What is Dupuytren’s contracture?
Dupuytren’s contracture is a condition that causes nodules, or knots, to form underneath the skin of your fingers and palms. It can cause your fingers to become stuck in place.
It most commonly affects the ring and little fingers. However, it can involve any finger. It causes the proximal and middle joints — those closest to your palms — to become bent and difficult to straighten. Treatment varies depending on the severity of the nodules.
Dupuytren’s contracture usually progresses slowly. Often the first symptom is a thickened area on the palm of your hand. You could describe it as a lump or nodule that includes small pits on your palm. The lump is often firm to the touch, but it’s not painful.
Over time, thick cords of tissue extend from the lump. They usually connect to your ring or pinky fingers, but they can extend to any finger. These cords eventually tighten, and your fingers can become pulled into your palm.
The condition can occur in both hands. But usually one hand is more affected than the other. Dupuytren’s contracture makes it difficult to grasp large objects, wash your hands, or shake hands.
The cause of this disease is unknown. But your risk of developing it increases if you:
- are male
- are between 40 and 60 years of age
- are of Northern European descent
- have a family history of the condition
- smoke or drink alcohol
- have diabetes
Overuse of your hands, such as from doing a job that requires repetitive hand motions, and hand injuries don’t increase your risk of developing this condition.
Your doctor will examine your hands for lumps or nodules. Your doctor will also test your grip, your ability to pinch, and the feeling in your thumb and fingers.
They’ll also perform the tabletop test. This requires you to put the palm of your hand flat on a table. It’s unlikely you have the condition if you can do this.
Your doctor may take measurements and record the location and amount of contracture. They will refer to these measurements at future appointments to see how quickly the condition is progressing.
There’s no cure for Dupuytren’s contracture, but there are treatments available. You may not need any treatment until you can’t use your hands for everyday tasks. Nonsurgical treatments are available. However, in more severe or progressed cases, your doctor may recommend surgery.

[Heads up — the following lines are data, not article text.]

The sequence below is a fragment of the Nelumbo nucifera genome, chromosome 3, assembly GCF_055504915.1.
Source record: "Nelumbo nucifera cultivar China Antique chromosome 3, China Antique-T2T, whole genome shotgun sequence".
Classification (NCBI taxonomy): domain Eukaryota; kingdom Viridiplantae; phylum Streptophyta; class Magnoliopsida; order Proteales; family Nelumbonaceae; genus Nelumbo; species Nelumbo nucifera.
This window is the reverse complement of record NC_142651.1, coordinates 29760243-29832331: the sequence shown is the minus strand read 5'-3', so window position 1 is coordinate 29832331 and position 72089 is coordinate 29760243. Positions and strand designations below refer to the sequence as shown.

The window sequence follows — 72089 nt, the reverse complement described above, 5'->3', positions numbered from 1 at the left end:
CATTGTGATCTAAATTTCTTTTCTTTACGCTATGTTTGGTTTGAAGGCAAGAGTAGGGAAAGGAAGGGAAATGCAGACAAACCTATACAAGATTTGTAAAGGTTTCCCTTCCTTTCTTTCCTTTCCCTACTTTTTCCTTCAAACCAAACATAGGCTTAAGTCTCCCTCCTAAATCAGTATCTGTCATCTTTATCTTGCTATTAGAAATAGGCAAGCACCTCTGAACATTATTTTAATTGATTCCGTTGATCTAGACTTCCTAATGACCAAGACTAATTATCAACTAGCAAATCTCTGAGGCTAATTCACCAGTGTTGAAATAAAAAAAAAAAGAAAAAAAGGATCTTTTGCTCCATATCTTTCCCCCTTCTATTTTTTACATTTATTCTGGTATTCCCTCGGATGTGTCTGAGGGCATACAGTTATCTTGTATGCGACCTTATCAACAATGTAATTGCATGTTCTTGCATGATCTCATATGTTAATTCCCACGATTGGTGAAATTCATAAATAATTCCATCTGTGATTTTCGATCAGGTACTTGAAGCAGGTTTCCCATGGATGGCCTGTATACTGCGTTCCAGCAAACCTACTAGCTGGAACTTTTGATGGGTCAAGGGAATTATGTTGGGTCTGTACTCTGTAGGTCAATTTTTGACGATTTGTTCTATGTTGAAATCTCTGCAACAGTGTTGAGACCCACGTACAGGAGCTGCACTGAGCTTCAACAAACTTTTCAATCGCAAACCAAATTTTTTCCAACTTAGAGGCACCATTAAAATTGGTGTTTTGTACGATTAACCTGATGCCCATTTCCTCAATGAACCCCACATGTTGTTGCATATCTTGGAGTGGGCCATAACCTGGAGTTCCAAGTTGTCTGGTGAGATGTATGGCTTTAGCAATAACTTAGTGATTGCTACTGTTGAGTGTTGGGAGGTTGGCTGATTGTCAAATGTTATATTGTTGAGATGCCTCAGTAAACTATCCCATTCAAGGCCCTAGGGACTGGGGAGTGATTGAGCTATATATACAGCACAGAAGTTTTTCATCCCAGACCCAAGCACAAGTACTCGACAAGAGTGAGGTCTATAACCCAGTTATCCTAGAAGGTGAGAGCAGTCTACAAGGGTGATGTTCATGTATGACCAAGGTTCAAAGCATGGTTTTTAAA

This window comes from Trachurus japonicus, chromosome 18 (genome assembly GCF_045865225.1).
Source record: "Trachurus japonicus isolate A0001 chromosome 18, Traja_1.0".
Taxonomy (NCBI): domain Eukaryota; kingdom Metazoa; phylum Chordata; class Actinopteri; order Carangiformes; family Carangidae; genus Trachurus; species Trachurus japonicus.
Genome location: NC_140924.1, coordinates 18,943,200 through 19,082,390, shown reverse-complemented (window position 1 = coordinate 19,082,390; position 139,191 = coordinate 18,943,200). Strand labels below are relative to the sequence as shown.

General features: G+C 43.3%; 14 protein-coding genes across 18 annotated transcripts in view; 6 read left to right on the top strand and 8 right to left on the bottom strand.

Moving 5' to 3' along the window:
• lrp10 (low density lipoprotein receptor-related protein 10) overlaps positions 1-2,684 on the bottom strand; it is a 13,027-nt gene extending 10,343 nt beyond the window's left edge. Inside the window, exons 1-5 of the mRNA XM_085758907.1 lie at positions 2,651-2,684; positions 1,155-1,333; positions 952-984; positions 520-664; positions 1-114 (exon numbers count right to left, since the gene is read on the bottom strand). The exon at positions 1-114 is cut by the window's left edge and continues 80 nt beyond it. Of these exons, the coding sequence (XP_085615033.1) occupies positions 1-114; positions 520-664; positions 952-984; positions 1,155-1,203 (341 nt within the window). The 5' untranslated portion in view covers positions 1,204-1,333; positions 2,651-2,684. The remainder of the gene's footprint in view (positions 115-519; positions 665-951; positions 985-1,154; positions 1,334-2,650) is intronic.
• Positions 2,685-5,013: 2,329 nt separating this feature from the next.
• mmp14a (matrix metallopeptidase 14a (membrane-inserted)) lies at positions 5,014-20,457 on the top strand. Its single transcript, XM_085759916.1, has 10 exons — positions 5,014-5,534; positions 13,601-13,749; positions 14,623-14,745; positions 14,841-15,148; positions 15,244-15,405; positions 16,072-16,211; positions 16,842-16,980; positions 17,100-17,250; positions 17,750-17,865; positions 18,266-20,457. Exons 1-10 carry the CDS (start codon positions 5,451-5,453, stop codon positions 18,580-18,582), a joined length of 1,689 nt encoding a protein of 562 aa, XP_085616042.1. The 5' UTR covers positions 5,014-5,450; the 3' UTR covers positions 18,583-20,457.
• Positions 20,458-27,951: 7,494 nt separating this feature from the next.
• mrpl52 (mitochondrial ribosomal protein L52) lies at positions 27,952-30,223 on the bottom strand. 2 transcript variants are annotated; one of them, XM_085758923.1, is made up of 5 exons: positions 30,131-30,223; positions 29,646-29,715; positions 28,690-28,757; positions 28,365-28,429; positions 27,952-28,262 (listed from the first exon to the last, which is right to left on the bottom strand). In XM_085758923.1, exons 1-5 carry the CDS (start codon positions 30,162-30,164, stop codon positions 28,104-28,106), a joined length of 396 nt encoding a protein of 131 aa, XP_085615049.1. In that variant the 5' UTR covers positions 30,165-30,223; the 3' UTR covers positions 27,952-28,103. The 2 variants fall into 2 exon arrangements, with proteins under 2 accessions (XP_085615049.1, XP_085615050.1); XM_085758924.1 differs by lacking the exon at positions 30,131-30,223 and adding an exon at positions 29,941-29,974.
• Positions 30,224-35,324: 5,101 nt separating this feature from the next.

Treatment options include:
Needling involves using a needle to break the cords apart. This procedure can also be repeated if the contracture often comes back.
The advantages of needling are that it can be done multiple times and has a very short recovery period. The disadvantage is that it can’t be used on every contracture because the needle could damage nearby nerves.
Xiaflex is an injectable collagenase injection that weakens the cords. Your doctor will manipulate your hand to try to break up the cord the day after you get the injections. This is an outpatient procedure with a short recovery time.
The disadvantages are that it can be used on only one joint each time, and the treatments must be at least one month apart. There’s also a high recurrence of the fibrous bands.
Surgery removes the cord tissue. You may not need surgery until a later stage when the cord tissue can be identified. Sometimes it may be hard to remove the cord without removing the attached skin. However, with careful surgical dissection, you doctor can usually prevent this.
Surgery is a permanent solution. The disadvantages are that it has a longer recovery time and often requires physical therapy to regain full function of your hand. And if your doctor removes tissue during the surgery, you will need a skin graft to cover the area. But this is rare.
Some things you can do at home to ease your pain and other symptoms include:
- stretching your fingers away from your palm
- relaxing the contracture using massage and heat
- protecting your hands by using gloves
- avoiding gripping tightly when handling equipment
Dupuytren’s contracture isn’t life-threatening. You can work with your doctor to determine which treatment options will work best. Learning how to incorporate treatment can help you manage your contracture.